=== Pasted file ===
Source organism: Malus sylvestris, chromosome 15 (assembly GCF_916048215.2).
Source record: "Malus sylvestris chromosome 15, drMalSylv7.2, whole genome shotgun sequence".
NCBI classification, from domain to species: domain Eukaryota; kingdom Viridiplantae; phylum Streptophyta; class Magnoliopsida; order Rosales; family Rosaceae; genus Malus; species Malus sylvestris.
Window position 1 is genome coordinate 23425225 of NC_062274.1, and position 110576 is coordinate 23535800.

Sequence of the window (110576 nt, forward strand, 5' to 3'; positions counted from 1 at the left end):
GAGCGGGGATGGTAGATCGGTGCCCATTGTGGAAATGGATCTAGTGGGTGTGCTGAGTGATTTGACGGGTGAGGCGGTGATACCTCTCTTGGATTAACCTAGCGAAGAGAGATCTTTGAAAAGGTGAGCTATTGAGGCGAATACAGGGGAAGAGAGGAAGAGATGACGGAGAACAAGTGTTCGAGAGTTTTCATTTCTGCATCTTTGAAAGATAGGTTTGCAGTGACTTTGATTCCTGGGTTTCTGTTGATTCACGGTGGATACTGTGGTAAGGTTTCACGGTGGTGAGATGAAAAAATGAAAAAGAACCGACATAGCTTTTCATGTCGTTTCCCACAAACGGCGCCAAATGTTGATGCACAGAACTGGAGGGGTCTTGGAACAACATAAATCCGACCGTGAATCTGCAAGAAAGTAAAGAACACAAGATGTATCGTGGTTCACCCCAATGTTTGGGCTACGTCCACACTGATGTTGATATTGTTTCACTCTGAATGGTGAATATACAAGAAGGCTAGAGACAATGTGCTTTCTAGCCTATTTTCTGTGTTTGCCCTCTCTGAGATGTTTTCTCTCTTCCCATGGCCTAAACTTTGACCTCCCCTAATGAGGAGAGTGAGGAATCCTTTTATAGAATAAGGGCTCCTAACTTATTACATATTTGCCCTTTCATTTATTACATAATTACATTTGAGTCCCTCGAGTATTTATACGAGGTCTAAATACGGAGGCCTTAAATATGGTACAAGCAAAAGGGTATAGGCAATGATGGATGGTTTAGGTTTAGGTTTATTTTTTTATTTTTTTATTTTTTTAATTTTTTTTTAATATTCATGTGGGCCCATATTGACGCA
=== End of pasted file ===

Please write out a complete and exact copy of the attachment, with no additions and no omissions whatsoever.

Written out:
Source organism: Malus sylvestris, chromosome 15 (assembly GCF_916048215.2).
Source record: "Malus sylvestris chromosome 15, drMalSylv7.2, whole genome shotgun sequence".
NCBI classification, from domain to species: domain Eukaryota; kingdom Viridiplantae; phylum Streptophyta; class Magnoliopsida; order Rosales; family Rosaceae; genus Malus; species Malus sylvestris.
Window position 1 is genome coordinate 23425225 of NC_062274.1, and position 110576 is coordinate 23535800.

Sequence of the window (110576 nt, forward strand, 5' to 3'; positions counted from 1 at the left end):
GAGCGGGGATGGTAGATCGGTGCCCATTGTGGAAATGGATCTAGTGGGTGTGCTGAGTGATTTGACGGGTGAGGCGGTGATACCTCTCTTGGATTAACCTAGCGAAGAGAGATCTTTGAAAAGGTGAGCTATTGAGGCGAATACAGGGGAAGAGAGGAAGAGATGACGGAGAACAAGTGTTCGAGAGTTTTCATTTCTGCATCTTTGAAAGATAGGTTTGCAGTGACTTTGATTCCTGGGTTTCTGTTGATTCACGGTGGATACTGTGGTAAGGTTTCACGGTGGTGAGATGAAAAAATGAAAAAGAACCGACATAGCTTTTCATGTCGTTTCCCACAAACGGCGCCAAATGTTGATGCACAGAACTGGAGGGGTCTTGGAACAACATAAATCCGACCGTGAATCTGCAAGAAAGTAAAGAACACAAGATGTATCGTGGTTCACCCCAATGTTTGGGCTACGTCCACACTGATGTTGATATTGTTTCACTCTGAATGGTGAATATACAAGAAGGCTAGAGACAATGTGCTTTCTAGCCTATTTTCTGTGTTTGCCCTCTCTGAGATGTTTTCTCTCTTCCCATGGCCTAAACTTTGACCTCCCCTAATGAGGAGAGTGAGGAATCCTTTTATAGAATAAGGGCTCCTAACTTATTACATATTTGCCCTTTCATTTATTACATAATTACATTTGAGTCCCTCGAGTATTTATACGAGGTCTAAATACGGAGGCCTTAAATATGGTACAAGCAAAAGGGTATAGGCAATGATGGATGGTTTAGGTTTAGGTTTATTTTTTTATTTTTTTATTTTTTTAATTTTTTTTTAATATTCATGTGGGCCCATATTGACGCA